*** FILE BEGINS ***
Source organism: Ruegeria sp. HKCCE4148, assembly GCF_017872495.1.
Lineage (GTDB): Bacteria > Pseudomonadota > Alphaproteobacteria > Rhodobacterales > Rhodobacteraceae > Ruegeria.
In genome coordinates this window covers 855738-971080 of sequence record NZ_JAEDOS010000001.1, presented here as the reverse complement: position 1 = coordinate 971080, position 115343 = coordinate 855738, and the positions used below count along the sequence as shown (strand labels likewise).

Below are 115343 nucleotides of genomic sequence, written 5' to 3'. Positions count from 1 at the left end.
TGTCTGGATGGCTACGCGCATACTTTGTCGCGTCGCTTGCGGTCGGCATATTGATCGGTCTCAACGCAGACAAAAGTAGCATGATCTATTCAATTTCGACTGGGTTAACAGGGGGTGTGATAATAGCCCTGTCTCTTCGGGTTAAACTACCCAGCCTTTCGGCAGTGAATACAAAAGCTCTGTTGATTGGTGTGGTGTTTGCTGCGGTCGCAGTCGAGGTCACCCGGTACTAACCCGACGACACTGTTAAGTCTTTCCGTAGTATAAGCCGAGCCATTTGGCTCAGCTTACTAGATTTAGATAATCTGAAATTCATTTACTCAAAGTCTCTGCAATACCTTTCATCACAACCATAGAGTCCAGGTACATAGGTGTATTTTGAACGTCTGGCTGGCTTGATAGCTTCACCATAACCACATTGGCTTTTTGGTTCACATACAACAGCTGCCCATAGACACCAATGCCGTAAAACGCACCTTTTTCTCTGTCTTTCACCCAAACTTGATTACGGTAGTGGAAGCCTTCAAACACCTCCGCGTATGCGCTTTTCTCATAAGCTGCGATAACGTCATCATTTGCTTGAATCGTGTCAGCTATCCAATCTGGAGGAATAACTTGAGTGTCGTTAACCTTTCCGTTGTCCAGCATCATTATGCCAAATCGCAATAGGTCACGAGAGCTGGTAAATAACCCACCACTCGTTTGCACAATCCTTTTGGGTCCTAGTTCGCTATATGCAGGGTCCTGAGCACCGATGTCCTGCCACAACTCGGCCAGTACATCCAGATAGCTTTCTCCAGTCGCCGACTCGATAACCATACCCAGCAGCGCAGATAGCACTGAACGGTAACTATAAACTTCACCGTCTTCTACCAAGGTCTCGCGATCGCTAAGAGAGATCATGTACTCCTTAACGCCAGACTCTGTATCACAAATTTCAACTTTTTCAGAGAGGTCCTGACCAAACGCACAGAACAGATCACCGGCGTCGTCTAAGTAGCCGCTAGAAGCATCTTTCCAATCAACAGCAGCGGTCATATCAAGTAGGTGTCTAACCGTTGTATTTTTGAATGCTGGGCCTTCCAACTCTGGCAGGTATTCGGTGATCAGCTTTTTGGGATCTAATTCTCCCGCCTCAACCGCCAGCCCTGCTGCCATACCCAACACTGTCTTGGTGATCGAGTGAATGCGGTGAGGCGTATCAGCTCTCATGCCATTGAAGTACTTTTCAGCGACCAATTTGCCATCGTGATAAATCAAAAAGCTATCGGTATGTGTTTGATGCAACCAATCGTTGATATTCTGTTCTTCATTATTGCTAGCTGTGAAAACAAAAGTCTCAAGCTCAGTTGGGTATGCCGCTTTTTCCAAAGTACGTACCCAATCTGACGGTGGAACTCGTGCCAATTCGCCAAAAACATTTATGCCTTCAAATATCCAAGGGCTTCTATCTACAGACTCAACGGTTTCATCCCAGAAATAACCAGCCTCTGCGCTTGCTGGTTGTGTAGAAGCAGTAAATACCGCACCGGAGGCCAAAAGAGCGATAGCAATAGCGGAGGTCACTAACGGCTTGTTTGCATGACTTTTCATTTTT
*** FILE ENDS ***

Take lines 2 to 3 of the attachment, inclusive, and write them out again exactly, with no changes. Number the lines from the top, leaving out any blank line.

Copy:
Lineage (GTDB): Bacteria > Pseudomonadota > Alphaproteobacteria > Rhodobacterales > Rhodobacteraceae > Ruegeria.
In genome coordinates this window covers 855738-971080 of sequence record NZ_JAEDOS010000001.1, presented here as the reverse complement: position 1 = coordinate 971080, position 115343 = coordinate 855738, and the positions used below count along the sequence as shown (strand labels likewise).